Furthermore, Campbell v MGN (2001) concerned several articles published in 2001 in the Daily Mirror, revealing that supermodel Naomi Campbell was attending Narcotics Anonymous (NA) meetings in an attempt to treat her drug addiction. The articles were accompanied by several photographs, which had been taken by a covert photographer. All of the judges essentially agreed that the publication of Naomi Campbell’s attendance of NA meetings was in the public interest, since she had previously denied taking drugs. However, the majority ruled that the publication of the additional information, including the photographs taken of Ms Campbell, was not justified and therefore breached her privacy rights. MGN then brought the case before Strasbourg, who rejected their claim that the House of Lords had violated their Article 10 right to freedom of expression. A dissenting judgment, written by David Thor Bjorgvinsson of the ECtHR, discussed the issue of being a person in the public eye and having the right to privacy. He stated that Ms Campbell has a “direct interest in projecting a certain image of herself in the mind of the general public in order to exploit that image to promote her professional ventures and interests.” This interest, in Bjorgvinsson’s opinion, means that Campbell cannot profit from the media and then complain when the story does not go her way. However, this is a very problematic argument in my conception of human rights protection. This is synonymous to the theory of forfeiture of rights; for example, if you commit a crime and are given a prison sentence, you forfeit your rights by your action; in the same way, by being a public figure, you are forfeited your right to privacy as you profit off publicity in other cases. This notion is unacceptable. In a human rights order, you cannot accept the idea that forfeiture of rights occurs in any circumstance.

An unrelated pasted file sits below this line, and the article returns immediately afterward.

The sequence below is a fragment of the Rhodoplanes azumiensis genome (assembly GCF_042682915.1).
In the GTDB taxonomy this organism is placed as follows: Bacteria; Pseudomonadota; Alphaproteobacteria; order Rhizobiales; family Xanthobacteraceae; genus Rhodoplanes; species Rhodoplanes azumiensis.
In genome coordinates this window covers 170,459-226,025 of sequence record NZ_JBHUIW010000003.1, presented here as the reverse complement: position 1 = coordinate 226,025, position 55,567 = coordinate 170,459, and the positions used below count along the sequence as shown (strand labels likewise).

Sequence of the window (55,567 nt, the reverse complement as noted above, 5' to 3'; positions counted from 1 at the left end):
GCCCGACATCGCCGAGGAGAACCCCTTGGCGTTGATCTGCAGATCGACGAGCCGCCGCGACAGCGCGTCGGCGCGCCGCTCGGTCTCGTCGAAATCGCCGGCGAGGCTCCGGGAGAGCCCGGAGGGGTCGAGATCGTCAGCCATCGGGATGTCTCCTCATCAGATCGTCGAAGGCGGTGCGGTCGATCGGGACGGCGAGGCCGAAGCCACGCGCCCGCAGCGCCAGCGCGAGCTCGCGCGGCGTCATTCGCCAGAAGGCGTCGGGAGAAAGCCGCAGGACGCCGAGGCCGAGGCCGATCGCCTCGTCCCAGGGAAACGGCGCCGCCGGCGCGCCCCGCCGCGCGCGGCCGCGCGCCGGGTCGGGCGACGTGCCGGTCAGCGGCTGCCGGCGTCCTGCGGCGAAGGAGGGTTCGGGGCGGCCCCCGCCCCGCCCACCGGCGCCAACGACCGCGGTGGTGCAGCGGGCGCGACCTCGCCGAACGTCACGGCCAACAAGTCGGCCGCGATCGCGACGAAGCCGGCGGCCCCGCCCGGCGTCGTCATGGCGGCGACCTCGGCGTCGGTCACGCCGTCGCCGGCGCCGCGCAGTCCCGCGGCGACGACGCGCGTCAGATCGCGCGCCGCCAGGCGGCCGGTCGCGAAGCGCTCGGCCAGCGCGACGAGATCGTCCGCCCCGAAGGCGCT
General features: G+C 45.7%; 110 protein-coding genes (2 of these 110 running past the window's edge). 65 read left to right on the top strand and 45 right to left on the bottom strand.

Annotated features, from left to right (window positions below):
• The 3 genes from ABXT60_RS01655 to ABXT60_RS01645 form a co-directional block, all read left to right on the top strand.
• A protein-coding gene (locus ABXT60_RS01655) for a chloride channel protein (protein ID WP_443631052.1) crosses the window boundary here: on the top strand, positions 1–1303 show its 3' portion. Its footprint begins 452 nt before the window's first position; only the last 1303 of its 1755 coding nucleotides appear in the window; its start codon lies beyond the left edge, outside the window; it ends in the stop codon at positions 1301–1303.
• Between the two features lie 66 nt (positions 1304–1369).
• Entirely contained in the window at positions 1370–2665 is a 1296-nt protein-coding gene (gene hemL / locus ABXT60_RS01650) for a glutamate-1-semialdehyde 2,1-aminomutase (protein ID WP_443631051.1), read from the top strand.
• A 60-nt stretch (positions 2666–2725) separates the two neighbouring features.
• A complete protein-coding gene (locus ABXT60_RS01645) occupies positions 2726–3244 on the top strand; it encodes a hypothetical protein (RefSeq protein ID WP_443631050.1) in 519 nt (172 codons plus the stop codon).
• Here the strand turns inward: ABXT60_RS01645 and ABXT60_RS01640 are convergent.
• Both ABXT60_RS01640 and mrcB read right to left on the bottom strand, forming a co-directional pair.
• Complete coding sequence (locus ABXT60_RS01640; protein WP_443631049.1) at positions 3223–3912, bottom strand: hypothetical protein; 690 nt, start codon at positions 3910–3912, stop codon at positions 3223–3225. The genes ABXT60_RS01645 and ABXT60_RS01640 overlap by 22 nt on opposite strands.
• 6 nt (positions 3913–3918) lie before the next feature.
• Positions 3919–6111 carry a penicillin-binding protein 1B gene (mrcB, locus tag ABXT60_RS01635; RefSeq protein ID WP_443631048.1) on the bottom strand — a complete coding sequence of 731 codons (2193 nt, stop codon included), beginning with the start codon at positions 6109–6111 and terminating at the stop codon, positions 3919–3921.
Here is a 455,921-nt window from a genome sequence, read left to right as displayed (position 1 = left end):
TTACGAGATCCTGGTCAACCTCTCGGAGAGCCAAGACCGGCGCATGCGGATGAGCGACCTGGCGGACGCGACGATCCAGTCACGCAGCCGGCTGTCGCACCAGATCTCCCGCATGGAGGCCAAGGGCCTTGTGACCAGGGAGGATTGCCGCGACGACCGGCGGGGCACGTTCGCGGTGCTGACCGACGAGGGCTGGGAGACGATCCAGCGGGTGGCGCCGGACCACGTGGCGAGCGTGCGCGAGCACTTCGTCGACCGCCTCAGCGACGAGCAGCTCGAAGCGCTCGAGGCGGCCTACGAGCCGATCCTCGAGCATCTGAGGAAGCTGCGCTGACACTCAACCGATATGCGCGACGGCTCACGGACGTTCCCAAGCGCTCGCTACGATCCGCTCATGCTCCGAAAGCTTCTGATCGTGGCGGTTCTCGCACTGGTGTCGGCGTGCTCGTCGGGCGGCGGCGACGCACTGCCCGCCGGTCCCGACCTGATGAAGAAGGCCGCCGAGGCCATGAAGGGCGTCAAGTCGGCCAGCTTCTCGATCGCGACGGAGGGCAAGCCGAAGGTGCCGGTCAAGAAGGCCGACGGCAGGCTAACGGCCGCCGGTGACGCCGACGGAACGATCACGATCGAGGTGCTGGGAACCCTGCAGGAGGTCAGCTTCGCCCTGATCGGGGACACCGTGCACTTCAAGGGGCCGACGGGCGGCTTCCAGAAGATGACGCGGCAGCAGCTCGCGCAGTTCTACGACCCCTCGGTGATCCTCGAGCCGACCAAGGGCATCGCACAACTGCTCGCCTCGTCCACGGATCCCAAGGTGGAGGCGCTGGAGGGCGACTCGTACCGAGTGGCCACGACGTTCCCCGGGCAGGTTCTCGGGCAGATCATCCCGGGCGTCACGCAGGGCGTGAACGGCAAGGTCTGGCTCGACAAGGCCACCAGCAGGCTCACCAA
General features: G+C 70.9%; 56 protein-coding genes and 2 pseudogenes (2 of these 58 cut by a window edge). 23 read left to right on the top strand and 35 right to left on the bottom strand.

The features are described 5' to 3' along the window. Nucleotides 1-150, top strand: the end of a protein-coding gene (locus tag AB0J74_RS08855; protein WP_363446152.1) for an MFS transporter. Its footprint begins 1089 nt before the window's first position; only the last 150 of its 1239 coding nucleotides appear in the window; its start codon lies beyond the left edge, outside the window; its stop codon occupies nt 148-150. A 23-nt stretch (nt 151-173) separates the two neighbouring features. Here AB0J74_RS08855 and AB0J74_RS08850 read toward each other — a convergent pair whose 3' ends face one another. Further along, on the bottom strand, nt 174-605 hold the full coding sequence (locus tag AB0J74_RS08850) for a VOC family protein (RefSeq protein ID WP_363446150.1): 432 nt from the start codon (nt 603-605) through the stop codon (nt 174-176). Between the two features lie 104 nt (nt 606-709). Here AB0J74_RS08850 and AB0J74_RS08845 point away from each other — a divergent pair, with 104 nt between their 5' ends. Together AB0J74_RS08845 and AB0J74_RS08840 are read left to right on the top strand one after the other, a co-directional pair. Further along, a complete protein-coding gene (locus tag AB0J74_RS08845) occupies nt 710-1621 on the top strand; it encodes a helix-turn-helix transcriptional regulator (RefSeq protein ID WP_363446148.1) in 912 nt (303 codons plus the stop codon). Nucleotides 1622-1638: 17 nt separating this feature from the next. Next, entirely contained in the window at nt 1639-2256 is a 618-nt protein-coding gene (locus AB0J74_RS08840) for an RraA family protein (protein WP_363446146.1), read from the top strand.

These are developments in protection over convention rights, but they have arguably not been taken far enough, and freedom of expression is still upheld very stringently in cases before the ECtHR. It is clear that the law in this area must be developed further in order keep up with the evolution of how society now consumes news; on a 24-hour streaming service attached to their hand. It is increasingly important to protect the privacy of individuals in this social media era, as audiences are incomprehensibly wide. Although the importance of freedom of expression is still great, the infringement of the right to privacy is so much greater than it used to be in the days of predominantly printed media. In the wake of the death of Caroline Flack, the law must reform how it views the importance of freedom of expression, and instead focus on the humanity of the right to privacy. The answer lies in open conversation and admittance of fault from all sides: parliament, traditional media, social media, individuals, and wider ‘cancel culture’, working together to change societal attitudes and more stringent media ethics.